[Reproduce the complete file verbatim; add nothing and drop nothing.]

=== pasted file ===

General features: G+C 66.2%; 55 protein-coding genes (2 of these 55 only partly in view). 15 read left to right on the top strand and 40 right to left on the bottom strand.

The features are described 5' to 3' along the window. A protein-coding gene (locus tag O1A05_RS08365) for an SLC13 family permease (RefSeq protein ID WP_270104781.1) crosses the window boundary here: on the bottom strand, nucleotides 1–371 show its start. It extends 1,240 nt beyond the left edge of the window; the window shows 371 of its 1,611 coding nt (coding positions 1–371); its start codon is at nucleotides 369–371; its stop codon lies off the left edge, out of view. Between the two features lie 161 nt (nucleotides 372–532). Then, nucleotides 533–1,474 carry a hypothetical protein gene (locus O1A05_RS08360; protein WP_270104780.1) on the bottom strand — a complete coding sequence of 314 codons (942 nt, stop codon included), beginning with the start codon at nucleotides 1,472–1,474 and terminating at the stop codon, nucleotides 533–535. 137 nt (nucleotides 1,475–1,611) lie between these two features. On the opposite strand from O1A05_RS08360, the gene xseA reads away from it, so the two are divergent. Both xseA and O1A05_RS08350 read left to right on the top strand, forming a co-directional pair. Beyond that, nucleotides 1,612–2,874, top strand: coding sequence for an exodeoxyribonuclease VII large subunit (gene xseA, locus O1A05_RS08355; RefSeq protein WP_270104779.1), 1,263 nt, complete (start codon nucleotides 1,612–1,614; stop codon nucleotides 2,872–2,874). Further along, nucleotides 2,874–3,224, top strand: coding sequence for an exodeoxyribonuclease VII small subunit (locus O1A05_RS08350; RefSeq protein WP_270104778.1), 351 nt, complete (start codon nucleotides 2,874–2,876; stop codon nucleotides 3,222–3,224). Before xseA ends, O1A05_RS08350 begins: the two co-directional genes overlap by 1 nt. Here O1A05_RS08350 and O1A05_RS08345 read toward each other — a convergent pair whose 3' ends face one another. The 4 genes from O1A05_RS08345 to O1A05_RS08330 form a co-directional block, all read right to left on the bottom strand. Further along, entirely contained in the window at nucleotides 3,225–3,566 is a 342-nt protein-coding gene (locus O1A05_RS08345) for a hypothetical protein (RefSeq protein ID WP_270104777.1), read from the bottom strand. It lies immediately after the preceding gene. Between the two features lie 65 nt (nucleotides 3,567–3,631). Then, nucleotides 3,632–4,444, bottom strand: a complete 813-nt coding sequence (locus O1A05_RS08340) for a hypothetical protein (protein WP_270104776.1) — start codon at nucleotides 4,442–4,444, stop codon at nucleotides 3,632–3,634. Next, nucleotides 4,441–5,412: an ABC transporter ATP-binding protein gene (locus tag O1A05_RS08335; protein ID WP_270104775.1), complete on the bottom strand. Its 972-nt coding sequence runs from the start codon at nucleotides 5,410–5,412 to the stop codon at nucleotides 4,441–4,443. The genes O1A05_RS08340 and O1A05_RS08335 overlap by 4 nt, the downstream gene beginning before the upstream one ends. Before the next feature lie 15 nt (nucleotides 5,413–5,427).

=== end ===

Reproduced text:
General features: G+C 66.2%; 55 protein-coding genes (2 of these 55 only partly in view). 15 read left to right on the top strand and 40 right to left on the bottom strand.

The features are described 5' to 3' along the window. A protein-coding gene (locus tag O1A05_RS08365) for an SLC13 family permease (RefSeq protein ID WP_270104781.1) crosses the window boundary here: on the bottom strand, nucleotides 1–371 show its start. It extends 1,240 nt beyond the left edge of the window; the window shows 371 of its 1,611 coding nt (coding positions 1–371); its start codon is at nucleotides 369–371; its stop codon lies off the left edge, out of view. Between the two features lie 161 nt (nucleotides 372–532). Then, nucleotides 533–1,474 carry a hypothetical protein gene (locus O1A05_RS08360; protein WP_270104780.1) on the bottom strand — a complete coding sequence of 314 codons (942 nt, stop codon included), beginning with the start codon at nucleotides 1,472–1,474 and terminating at the stop codon, nucleotides 533–535. 137 nt (nucleotides 1,475–1,611) lie between these two features. On the opposite strand from O1A05_RS08360, the gene xseA reads away from it, so the two are divergent. Both xseA and O1A05_RS08350 read left to right on the top strand, forming a co-directional pair. Beyond that, nucleotides 1,612–2,874, top strand: coding sequence for an exodeoxyribonuclease VII large subunit (gene xseA, locus O1A05_RS08355; RefSeq protein WP_270104779.1), 1,263 nt, complete (start codon nucleotides 1,612–1,614; stop codon nucleotides 2,872–2,874). Further along, nucleotides 2,874–3,224, top strand: coding sequence for an exodeoxyribonuclease VII small subunit (locus O1A05_RS08350; RefSeq protein WP_270104778.1), 351 nt, complete (start codon nucleotides 2,874–2,876; stop codon nucleotides 3,222–3,224). Before xseA ends, O1A05_RS08350 begins: the two co-directional genes overlap by 1 nt. Here O1A05_RS08350 and O1A05_RS08345 read toward each other — a convergent pair whose 3' ends face one another. The 4 genes from O1A05_RS08345 to O1A05_RS08330 form a co-directional block, all read right to left on the bottom strand. Further along, entirely contained in the window at nucleotides 3,225–3,566 is a 342-nt protein-coding gene (locus O1A05_RS08345) for a hypothetical protein (RefSeq protein ID WP_270104777.1), read from the bottom strand. It lies immediately after the preceding gene. Between the two features lie 65 nt (nucleotides 3,567–3,631). Then, nucleotides 3,632–4,444, bottom strand: a complete 813-nt coding sequence (locus O1A05_RS08340) for a hypothetical protein (protein WP_270104776.1) — start codon at nucleotides 4,442–4,444, stop codon at nucleotides 3,632–3,634. Next, nucleotides 4,441–5,412: an ABC transporter ATP-binding protein gene (locus tag O1A05_RS08335; protein ID WP_270104775.1), complete on the bottom strand. Its 972-nt coding sequence runs from the start codon at nucleotides 5,410–5,412 to the stop codon at nucleotides 4,441–4,443. The genes O1A05_RS08340 and O1A05_RS08335 overlap by 4 nt, the downstream gene beginning before the upstream one ends. Before the next feature lie 15 nt (nucleotides 5,413–5,427).